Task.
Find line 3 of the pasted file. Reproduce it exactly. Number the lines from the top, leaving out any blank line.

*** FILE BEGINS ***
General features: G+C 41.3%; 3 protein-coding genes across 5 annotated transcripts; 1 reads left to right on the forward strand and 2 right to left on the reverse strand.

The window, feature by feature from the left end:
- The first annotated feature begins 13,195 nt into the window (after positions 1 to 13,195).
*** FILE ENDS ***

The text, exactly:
- The first annotated feature begins 13,195 nt into the window (after positions 1 to 13,195).